Suicide is an uncomfortable topic for many people, a topic that is very important but is bypassed all the time. The only way to break this stigma towards mental illness and suicide is to talk about it.
Recently, there were two well-known people who died by suicide. This blog post is for them, and all the other people who may not have been as well-known, but have also died by suicide. If you have lost anyone in your life to suicide, or if you have thought about it, or even if you’re thinking about it right now — this is also for you.
I’ll start by saying this: You are not alone. I want you to know, right now, that you aren’t alone and despite what you may think, you don’t have to go through this alone.
You may be thinking, “What makes you so qualified to say all of that?” While I’m no mental health professional, everything I share comes from my own experiences with mental health and suicide. I’ve found that I can start to break the stigma and help others shift their mindset by sharing what I’ve been through and what I continue to go through. So, here goes…
This is my story.
I’ve struggled with mental illness since I was a teenager, even before I ever put a name to it, or even thought about putting a name to it. I remember being as young as 13 years old, worrying about the normal things a 13 year old would worry about along with battling my own mind. As I got older, those battles became tougher and more heartbreaking.
Over the past 14 years there have been multiple accounts where suicide has crossed my mind, and other times where I truly believed that it was my only way out. I felt cornered by my own demons and was confident that nothing or no one would ever be able to help me. I was broken and I claimed that brokenness as my truth.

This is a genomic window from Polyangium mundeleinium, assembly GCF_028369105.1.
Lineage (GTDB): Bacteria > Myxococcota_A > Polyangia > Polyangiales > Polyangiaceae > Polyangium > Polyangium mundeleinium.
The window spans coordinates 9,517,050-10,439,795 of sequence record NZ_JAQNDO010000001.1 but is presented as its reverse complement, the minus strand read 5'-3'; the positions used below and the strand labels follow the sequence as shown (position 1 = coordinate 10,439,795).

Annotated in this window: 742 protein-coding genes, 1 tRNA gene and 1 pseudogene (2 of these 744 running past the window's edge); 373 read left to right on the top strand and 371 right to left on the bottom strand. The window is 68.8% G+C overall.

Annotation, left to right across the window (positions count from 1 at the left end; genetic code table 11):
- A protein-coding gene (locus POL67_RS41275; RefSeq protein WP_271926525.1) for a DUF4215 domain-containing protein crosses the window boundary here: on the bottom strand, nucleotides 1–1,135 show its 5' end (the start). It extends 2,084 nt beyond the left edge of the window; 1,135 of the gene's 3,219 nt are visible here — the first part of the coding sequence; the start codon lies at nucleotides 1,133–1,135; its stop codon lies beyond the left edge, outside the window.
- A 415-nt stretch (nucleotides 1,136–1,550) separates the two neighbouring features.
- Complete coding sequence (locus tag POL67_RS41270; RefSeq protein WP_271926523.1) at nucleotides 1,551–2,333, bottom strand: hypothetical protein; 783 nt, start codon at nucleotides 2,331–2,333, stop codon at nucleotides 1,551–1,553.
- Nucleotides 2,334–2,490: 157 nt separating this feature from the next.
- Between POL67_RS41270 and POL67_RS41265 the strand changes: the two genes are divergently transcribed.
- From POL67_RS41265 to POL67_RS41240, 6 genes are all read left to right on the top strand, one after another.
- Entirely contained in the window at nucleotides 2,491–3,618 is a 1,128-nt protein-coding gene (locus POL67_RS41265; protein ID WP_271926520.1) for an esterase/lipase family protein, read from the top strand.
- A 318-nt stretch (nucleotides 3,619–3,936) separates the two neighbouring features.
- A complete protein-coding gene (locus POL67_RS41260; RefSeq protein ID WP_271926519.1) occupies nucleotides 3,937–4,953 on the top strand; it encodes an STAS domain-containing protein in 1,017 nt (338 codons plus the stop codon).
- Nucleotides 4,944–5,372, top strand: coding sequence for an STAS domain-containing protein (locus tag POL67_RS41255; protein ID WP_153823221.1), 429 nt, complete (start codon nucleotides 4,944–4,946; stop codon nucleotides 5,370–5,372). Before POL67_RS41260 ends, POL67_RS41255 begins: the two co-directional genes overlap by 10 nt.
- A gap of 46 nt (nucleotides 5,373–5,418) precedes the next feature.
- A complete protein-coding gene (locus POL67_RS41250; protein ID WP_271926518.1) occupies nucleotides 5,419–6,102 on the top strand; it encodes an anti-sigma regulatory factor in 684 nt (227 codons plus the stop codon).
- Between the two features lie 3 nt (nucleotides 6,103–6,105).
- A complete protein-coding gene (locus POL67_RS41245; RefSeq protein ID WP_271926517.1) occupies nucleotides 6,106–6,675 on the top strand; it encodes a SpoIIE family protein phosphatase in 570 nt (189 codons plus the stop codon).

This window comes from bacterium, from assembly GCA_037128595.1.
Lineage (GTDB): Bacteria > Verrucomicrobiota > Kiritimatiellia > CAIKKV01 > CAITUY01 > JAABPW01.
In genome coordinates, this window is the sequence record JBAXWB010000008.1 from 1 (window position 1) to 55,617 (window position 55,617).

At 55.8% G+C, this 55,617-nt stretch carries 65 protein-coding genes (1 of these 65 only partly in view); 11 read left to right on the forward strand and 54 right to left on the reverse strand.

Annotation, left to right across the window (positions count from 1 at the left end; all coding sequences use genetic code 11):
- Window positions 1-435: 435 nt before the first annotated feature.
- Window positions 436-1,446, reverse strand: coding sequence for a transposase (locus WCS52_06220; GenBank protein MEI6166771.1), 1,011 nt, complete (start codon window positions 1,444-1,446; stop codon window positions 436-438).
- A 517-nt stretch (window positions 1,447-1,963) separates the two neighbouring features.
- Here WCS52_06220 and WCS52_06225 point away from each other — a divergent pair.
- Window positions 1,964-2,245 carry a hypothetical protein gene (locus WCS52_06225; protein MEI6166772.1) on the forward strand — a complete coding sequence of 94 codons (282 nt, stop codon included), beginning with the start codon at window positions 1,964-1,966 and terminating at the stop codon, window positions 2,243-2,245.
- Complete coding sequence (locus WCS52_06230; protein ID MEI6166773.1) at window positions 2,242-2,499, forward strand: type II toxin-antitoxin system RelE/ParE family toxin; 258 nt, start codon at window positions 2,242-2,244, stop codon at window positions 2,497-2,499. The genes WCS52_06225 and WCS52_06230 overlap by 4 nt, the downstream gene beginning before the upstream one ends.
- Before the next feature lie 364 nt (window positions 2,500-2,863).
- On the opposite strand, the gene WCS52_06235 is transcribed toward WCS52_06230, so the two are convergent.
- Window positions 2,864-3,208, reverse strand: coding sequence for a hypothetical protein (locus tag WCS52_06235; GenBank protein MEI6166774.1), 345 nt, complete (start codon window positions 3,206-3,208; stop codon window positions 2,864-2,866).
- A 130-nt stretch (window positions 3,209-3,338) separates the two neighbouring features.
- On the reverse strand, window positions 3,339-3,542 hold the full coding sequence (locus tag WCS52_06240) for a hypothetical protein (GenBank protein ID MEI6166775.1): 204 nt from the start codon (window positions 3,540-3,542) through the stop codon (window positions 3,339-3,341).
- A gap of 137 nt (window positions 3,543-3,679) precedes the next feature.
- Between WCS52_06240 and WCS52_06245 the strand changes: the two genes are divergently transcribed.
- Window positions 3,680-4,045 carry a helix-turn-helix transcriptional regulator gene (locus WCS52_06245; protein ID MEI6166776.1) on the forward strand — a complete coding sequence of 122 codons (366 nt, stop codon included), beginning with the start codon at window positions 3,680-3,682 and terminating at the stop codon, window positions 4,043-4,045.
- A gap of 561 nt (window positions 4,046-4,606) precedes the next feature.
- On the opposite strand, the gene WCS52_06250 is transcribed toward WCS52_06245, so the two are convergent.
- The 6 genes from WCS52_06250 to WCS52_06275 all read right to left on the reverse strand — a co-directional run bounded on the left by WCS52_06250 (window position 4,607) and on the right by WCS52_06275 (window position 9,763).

For the longest time, I believed that I was alone. I thought I was the only one who felt the way I did — the only one who struggled with things that seemed like nothing to others. I chose to keep everything to myself. I never revealed too much because I didn’t want others to think any less of me or label me as “crazy.” At the time, that seemed like a good idea, but ended up making things worse in the long run.
The higher I built my walls, the more I thought about suicide and let my depression and anxiety define my life. I have planned my own death by suicide and have written a good-bye note more than once… Yet I could never go through with it. Each time, no matter how close I was to following through with my plans, I found something or someone worth staying for.
It wasn’t until about a year and a half ago that I decided to break down my walls and put a name to the things I was struggling with: depression and anxiety. It was only then that I finally found the help I needed. It took everything in me and more to begin my road to recovery, but by the love and grace of God along with the understanding and support from my mentors, I took the first steps. I started and am continuing to get help, because after trying for so long, I know that I can’t get out of this by myself.
The beginning was the toughest. I didn’t want anyone to find out that I was on anti-depressants and started going to therapy. There were times where I didn’t want to take the meds or go to my session, but even so, I still followed through. Finding help wasn’t enough, I still had to put in work and help myself. That meant being honest with my doctor and therapist and doing more outside of my appointments and sessions. I learned that I get out whatever I put in — if I put in the bare minimum, I would get the bare minimum and that would prevent me from healing.
Why am I saying this? Why am I revealing information I was ashamed of for so long? Because I know that there are so many others going through the same thing, and some of those people are at their ends, looking for hope. If that’s you… Please, stay. Please take this as a sign of hope and keep going. Take a moment to really look at and process all that you’ve been through — I promise that you are so much stronger than you think.
I’ve said it before and I’ll continue to say it: I can’t promise that things will get better, but you’ll never know if you don’t keep going.
You don’t have to go through any of this alone. Reach out to the ones you love and trust. Find a counselor. Find a therapist. Find someone who will listen and help you out of your darkness. You may feel alone, like no one understands or cares, but you’re wrong. I want you to stay and I know that there has to be at least one person in your life who thinks the same.
The world has lost too many beautiful, smart, capable, loving, amazing people to suicide; please don’t let the world lose you, too.